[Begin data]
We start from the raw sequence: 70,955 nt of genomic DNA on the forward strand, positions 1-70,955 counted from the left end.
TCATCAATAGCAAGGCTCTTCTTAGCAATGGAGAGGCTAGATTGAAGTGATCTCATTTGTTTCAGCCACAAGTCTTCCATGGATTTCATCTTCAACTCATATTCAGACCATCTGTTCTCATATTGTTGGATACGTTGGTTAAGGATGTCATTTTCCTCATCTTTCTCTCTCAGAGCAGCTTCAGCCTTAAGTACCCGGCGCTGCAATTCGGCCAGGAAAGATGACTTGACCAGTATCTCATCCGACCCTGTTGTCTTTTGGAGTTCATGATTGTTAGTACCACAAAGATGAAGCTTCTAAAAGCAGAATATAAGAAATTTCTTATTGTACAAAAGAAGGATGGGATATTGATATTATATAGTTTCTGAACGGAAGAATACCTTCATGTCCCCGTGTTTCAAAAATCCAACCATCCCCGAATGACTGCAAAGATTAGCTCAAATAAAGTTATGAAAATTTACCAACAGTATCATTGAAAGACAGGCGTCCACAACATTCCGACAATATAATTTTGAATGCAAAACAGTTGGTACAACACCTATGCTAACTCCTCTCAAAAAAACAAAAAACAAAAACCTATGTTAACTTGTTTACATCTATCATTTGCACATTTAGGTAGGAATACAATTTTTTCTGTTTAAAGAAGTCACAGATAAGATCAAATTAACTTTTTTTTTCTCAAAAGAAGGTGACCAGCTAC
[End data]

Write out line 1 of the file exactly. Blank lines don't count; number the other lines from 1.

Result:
We start from the raw sequence: 70,955 nt of genomic DNA on the forward strand, positions 1-70,955 counted from the left end.